- Narrowed Down … But Not To One
When we taught at KIPP, Black would often ask the seniors to narrow it down to the top two or three schools, and then ask if the out-of-pocket cost was the same, which they'd select and why. Then she'd have them compare the difference in cost and decide if they thought it was worth it. This exercise often helped them determine what was really important. Plus, depending on your situation, there's nothing that says you can't circle back to a school and explain that you want to commit, but financially you're not quite there. If appropriate, let them know about competitive offers, and ask if there's any other "free" money available. As our mom always said, if you don't ask, you don't get.
- PARENTS, PLEASE READ! "Good" vs. "Right" Decision?
As a mom, I want what's best for my child, so I'm trying to guide (and hoping not overly influence) her college decision, especially since Black made me realize that the decision ultimately belongs to my daughter. She's the one going to college, and it's her first major "adult" decision. What I need to teach her isn't to obsess about making the "right" decision (and if she later decides the school isn't quite right for her for whatever reason, she can always transfer); instead, focus on making a "good" decision (what Black calls a "conscious" decision) where she's done her homework and has thought it through.
So, anything else? Well, yes, and perhaps the most important thing of all. And it's something that Black has told high school seniors for years, and now my daughter (her niece),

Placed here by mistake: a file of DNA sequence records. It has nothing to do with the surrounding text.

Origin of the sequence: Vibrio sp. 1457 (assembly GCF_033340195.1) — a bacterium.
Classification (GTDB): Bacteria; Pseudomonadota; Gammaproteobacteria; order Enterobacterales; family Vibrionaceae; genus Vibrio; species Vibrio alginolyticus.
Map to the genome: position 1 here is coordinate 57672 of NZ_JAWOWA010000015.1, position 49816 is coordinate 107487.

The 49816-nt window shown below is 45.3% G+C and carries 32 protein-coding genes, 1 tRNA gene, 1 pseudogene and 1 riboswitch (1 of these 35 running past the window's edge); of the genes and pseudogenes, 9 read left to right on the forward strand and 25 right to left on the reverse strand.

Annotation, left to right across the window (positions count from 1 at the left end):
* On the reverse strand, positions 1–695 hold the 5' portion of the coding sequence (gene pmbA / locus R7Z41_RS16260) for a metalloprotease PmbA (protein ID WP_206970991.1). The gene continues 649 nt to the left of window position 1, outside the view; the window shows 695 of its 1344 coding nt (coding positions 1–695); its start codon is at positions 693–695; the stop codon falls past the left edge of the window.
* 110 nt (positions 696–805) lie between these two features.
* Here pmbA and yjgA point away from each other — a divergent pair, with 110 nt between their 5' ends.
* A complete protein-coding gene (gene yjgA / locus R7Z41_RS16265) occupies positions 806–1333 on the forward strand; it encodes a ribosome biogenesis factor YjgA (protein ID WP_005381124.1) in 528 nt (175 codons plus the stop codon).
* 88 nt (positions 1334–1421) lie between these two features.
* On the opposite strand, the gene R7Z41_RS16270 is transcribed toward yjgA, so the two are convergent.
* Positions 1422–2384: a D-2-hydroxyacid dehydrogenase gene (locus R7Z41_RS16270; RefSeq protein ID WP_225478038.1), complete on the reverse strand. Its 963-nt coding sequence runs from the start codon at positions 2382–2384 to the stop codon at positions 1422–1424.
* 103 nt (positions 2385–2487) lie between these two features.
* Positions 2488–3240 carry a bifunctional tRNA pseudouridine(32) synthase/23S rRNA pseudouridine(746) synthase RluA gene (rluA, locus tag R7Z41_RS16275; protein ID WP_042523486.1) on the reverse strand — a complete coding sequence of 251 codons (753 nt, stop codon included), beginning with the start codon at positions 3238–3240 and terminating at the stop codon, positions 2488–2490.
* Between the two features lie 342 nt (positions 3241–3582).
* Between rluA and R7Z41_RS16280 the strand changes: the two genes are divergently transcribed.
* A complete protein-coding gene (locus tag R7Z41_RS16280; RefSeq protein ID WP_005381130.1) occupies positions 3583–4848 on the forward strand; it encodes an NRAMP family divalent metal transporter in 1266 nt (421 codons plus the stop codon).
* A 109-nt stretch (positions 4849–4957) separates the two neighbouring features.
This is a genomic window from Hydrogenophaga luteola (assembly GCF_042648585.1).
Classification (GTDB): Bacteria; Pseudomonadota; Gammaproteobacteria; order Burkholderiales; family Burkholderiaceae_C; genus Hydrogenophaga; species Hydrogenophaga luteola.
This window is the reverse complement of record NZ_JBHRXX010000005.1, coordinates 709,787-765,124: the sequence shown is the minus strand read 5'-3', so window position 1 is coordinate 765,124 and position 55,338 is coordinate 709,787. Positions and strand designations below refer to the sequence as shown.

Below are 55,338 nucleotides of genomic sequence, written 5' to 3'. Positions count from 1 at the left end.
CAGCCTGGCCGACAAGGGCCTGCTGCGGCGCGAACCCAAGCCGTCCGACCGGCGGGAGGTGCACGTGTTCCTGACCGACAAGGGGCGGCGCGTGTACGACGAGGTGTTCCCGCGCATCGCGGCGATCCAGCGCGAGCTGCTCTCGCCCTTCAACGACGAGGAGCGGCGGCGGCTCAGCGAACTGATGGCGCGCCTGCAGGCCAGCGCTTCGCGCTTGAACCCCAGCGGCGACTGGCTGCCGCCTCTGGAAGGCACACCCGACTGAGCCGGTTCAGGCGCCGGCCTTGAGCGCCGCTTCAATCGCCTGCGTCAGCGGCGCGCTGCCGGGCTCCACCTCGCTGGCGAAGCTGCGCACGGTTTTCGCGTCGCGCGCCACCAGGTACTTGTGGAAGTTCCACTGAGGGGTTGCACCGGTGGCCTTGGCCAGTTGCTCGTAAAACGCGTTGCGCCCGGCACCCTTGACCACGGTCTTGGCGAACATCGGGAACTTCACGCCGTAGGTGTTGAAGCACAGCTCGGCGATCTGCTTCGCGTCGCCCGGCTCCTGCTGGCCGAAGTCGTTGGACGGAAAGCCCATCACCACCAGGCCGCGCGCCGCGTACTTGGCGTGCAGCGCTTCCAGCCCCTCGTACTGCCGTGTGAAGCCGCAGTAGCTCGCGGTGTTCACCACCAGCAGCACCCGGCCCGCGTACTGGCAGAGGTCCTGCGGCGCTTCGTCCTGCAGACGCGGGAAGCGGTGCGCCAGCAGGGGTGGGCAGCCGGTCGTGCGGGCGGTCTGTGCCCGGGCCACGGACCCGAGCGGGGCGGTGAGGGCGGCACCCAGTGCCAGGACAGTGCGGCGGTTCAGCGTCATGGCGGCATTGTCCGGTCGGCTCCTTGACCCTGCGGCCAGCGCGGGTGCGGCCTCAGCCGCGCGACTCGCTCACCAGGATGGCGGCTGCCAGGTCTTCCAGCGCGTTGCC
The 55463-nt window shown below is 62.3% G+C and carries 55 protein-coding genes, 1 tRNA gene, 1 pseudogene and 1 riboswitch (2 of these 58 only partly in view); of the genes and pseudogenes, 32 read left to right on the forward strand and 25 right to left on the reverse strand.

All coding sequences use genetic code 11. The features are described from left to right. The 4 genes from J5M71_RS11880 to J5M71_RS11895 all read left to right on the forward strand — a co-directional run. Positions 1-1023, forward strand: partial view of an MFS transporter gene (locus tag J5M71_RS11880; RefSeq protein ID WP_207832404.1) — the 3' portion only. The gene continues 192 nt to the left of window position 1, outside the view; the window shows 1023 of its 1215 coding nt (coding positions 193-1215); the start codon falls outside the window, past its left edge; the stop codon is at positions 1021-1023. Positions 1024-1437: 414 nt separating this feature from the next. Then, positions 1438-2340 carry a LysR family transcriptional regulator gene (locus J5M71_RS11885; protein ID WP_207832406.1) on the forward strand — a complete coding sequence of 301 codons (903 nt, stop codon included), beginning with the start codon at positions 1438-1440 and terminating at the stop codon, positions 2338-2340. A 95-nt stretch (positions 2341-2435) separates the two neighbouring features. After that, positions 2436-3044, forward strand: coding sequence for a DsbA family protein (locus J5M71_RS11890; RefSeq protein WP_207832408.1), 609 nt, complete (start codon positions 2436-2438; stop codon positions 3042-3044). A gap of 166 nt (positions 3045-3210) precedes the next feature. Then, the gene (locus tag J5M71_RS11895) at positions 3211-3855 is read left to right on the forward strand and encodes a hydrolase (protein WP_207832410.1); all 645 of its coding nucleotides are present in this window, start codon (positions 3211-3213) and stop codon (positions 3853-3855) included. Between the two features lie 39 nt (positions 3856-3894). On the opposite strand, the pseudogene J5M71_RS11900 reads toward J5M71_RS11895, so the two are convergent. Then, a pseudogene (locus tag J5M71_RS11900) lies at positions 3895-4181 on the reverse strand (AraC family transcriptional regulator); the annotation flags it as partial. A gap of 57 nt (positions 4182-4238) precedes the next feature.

It does not matter if your college is a "bumper sticker" school or one that few people know. It does not matter where you start your college career as the diploma only has the name of the school from which you graduate. But what does matter is what you make of it. It is about more than academics – it is about experiences and taking advantage of opportunities. It is about remembering … College is not the objective – it is a step along the way – and there are lots of roads, and colleges, that can get you to your destination.
People have told us they’re using our sisterly banter to start conversations with others (family, friends, and even in classrooms), so Black created “Conversation Starters”.
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I’m really looking forward to Thanksgiving this year,
especially since last year was the first since Mom passed away, and the dining room table seemed incomplete. Which may partially explain why we ended up
sitting around the kitchen table and island instead. And that was wonderful – so relaxed, easy,
and fun – but I still couldn’t help but think of her not being with us. It’s funny because, over the years, even as
life changed, such as the girls growing up and going off to college, I’ve